Refugees and Immigrants Experience Increased Medical Coercion

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Refugees and first-generation immigrants of African descent are at greater risk of experiencing medical coercion when compared to immigrants of other visible minority communities in Canada.

Coercion in Care

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To this day I do not know how I found my way back. I think it might’ve had something to do with willpower, as I was NOT going to lose myself. I was NOT going to end up like those people who were living indefinitely in the hospital—those “chronic schizophrenics”, as they say. I was going to find my way back, back to myself.

ECT for Agitation and Aggression in Dementia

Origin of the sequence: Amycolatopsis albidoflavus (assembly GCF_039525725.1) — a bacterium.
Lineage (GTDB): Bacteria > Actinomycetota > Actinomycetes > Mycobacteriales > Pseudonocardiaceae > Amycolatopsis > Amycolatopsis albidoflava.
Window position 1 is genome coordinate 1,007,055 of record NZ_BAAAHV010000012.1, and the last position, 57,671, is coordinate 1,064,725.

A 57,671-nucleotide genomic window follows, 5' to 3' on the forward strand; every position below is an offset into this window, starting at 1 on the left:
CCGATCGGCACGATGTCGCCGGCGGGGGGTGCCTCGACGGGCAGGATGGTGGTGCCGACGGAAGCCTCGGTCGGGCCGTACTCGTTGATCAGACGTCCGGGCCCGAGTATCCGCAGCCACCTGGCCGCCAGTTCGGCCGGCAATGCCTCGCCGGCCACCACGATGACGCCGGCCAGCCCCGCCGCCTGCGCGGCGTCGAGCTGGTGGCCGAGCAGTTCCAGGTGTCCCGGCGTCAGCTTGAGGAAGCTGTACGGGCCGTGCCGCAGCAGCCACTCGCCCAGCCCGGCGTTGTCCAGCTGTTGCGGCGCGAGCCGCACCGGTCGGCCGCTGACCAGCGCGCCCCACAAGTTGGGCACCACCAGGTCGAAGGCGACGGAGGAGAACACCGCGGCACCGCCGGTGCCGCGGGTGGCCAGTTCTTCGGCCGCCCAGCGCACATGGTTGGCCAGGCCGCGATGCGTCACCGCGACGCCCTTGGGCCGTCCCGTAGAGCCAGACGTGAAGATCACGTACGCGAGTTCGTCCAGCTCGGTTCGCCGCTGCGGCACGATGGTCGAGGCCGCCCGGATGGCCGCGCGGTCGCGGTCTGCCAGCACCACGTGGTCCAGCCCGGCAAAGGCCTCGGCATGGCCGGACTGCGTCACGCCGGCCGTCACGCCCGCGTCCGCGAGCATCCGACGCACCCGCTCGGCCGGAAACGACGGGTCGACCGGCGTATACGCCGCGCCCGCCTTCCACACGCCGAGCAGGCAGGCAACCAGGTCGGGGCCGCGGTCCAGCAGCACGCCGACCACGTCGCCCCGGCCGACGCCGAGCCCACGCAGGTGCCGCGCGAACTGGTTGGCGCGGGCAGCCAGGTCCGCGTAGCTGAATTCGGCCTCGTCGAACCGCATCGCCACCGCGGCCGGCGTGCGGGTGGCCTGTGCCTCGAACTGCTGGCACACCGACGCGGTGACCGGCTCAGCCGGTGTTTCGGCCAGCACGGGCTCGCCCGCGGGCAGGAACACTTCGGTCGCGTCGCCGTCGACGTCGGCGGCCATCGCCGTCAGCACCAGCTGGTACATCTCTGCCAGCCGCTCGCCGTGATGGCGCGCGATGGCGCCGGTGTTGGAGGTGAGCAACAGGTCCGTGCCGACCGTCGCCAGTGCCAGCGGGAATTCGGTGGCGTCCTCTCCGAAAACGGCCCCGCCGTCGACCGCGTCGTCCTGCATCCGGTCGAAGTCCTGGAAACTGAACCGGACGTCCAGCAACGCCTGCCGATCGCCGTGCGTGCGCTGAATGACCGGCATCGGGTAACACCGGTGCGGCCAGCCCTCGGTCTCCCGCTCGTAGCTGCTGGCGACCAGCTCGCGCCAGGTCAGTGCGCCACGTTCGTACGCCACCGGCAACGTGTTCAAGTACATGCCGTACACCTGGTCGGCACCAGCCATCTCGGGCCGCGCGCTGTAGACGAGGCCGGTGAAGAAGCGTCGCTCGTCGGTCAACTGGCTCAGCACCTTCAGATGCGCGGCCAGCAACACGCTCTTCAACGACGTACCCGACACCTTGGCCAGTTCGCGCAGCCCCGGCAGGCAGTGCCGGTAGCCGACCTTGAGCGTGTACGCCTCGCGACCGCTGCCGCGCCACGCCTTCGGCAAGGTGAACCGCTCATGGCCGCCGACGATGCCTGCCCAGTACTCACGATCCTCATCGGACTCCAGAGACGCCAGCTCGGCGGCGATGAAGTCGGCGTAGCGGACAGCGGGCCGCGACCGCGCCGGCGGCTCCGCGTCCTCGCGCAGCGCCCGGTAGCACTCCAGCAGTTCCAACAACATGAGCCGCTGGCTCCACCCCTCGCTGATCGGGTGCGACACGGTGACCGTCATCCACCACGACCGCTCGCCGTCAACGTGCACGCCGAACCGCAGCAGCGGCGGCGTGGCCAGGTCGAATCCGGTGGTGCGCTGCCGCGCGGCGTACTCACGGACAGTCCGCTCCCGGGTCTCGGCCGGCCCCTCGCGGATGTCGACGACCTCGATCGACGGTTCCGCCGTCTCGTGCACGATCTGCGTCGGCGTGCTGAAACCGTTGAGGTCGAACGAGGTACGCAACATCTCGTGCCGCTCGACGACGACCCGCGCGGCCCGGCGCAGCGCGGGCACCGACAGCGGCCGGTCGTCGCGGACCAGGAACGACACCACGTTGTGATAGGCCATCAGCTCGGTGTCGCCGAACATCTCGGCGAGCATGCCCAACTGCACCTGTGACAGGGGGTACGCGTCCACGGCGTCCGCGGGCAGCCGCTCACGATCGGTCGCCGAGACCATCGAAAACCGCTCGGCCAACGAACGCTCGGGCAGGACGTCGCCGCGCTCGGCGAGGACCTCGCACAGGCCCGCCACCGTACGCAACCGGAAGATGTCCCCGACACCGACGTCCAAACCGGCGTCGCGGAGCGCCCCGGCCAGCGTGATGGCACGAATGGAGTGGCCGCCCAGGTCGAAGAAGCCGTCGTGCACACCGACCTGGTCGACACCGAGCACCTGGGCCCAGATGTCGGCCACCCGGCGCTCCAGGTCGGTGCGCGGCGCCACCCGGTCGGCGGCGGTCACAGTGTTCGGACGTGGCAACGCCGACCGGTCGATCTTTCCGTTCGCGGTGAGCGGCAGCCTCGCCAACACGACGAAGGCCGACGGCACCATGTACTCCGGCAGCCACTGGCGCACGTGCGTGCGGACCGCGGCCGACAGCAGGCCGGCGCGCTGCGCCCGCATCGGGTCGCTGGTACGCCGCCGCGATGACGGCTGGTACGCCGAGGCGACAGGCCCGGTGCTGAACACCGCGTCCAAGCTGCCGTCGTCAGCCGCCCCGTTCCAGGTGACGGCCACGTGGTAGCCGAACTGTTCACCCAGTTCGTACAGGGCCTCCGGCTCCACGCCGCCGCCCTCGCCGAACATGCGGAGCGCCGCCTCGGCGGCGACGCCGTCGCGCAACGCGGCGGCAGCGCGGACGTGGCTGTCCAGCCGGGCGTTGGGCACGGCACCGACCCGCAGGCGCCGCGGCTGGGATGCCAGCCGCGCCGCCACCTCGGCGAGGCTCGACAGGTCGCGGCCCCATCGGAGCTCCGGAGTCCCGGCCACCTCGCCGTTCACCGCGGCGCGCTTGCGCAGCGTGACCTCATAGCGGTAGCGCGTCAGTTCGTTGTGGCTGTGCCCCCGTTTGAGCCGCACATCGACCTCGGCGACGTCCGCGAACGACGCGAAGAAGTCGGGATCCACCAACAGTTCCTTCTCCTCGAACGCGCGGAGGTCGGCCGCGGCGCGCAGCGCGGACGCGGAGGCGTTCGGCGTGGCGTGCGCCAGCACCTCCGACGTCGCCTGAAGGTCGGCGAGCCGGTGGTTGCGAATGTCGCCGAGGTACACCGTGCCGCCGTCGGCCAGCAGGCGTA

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The International Journal of Geriatric Psychiatry published an article titled Safety and utility of acute electroconvulsive therapy for agitation and aggression in dementia,  which concludes "Electroconvulsive therapy may be a safe treatment option to reduce symptoms of agitation and aggression in patients with dementia whose behaviors are refractory to medication management." But the participants were not a random selection of people taking the drugs in question. Rather, they were individuals selected because of aggressive behavior, most of whom had been taking some or all of these drugs on admission. So it is a distinct possibility that the aggression was a drug effect for many, or even most, of the study participants.

Measuring How Mental Health Professionals See Service Users’ Rights